In 1980, Kulik Camp and its nearby airstrip were included within the boundaries of an expanded Katmai National Park and Preserve. The inclusion of those two parcels within an NPS-managed area brought immediate controversy between the agency and the Wien Air Alaska, the camp's concessioner, because the concessioner had long claimed that the airstrip was private. That claim had caused the BLM to investigate the situation in 1978; the report emanating from that investigation had recommended that the airport's lease (which had been renegotiated in 1974) would be cancelled if Wien did not allow public use of the strip. When the NPS began managing the surrounding area, agency officials demanded in even stronger terms that the airstrip be made public. To that, Wien officials made an about-face and stated that the company "recognizes and understands the right of the public to use the runway." [48]

Affairs remained placid regarding access to the Kulik Lake airstrip until the fall of 1982 when a new company, KatmaiLand, Inc., became the concessioner for the various Katmai-area camps. Shortly after the properties changed hands, one of the new owners, Raymond F. ("Sonny") Petersen, made it known that he intended to make the airstrip private. NPS officials had no immediate reaction to Petersen's announcement. It did, however, learn that the airstrip, having been lengthened in 1958, was not entirely within the confines of the 80-acre public airport lease; the airstrip's eastern end was on public (NPS) land. The public, therefore, was entitled to land at the airstrip so long as it remained east of the 80-acre parcel.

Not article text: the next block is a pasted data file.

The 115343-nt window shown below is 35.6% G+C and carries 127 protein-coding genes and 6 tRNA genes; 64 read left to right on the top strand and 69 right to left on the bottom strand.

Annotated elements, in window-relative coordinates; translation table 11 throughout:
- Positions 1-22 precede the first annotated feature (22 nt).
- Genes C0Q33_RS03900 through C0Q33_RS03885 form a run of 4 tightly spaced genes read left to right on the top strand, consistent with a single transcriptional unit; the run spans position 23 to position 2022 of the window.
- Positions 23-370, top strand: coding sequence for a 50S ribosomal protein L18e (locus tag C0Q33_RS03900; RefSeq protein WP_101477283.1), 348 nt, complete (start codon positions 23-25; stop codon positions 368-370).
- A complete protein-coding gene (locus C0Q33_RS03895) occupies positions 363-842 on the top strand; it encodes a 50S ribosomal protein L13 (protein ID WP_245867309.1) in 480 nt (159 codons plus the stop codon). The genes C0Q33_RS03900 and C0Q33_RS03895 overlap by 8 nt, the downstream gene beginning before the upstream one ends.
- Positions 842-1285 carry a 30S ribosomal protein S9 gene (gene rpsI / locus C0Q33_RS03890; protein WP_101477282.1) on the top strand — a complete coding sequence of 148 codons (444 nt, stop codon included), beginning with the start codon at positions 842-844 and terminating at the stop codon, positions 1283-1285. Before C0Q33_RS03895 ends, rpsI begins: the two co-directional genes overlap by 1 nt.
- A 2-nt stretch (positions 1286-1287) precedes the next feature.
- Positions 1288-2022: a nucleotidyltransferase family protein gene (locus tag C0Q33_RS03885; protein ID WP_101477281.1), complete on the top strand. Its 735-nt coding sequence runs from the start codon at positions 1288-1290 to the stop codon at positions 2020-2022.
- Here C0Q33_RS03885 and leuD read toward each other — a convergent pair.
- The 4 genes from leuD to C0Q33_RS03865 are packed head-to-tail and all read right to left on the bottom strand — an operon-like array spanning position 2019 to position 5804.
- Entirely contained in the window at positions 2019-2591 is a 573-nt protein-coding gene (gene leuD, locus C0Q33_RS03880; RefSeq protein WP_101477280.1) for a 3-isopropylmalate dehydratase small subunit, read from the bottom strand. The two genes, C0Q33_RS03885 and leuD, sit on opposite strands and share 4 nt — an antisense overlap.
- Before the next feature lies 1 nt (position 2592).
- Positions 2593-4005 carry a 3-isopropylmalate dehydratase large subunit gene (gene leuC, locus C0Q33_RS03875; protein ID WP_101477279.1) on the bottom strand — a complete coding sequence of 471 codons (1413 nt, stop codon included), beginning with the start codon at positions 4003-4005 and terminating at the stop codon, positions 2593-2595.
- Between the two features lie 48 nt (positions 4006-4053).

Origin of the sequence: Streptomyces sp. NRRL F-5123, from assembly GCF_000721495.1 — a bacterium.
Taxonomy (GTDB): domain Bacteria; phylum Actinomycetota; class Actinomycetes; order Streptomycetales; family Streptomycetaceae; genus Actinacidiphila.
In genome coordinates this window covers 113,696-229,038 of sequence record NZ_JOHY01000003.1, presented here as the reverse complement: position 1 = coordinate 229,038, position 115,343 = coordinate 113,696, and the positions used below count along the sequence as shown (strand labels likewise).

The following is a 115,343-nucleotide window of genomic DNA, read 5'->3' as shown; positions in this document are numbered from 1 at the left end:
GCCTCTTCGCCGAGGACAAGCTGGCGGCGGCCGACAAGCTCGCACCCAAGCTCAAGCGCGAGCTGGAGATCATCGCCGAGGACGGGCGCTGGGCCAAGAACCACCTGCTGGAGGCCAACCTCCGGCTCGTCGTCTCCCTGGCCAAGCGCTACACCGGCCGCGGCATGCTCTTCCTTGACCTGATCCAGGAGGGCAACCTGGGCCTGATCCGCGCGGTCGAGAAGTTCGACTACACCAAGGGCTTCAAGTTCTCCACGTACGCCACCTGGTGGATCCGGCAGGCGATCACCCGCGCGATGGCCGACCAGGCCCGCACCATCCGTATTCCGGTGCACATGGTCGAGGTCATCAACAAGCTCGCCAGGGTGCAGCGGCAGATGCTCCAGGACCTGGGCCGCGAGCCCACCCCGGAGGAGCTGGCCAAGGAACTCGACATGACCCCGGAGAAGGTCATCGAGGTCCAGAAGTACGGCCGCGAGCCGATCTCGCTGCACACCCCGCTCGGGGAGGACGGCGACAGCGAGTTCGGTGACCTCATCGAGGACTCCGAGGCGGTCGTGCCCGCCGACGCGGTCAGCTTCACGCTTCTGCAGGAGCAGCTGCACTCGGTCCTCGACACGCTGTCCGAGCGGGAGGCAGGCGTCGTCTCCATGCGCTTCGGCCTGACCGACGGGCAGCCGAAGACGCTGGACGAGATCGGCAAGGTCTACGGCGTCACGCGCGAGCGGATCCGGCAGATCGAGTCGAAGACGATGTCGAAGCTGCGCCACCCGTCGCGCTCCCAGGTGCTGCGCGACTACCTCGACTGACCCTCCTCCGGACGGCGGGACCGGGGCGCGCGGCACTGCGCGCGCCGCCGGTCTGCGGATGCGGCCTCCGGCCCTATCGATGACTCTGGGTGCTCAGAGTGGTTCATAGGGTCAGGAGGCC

NPS officials became more actively involved in the matter in 1986, when a U.S. Geological Survey employee was refused permission to land at the airstrip. (His work needs demanded a large plane that needed the entire airstrip.) Tensions further rose when Katmailand officials intimidated or threatened private pilots using the airstrip. Following those incidents, a three-year tug-of-war ensued between the NPS and the concessioner. The fight, which involved lawyers on both sides, resulted in an agreement that Katmailand pilots had the legal right to use the entire airstrip and that the public could legally use the airstrip's eastern half. But the NPS has not maintained its half of the airstrip and has left it in a state of benign neglect. [49]

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Last Updated: 22-Oct-2002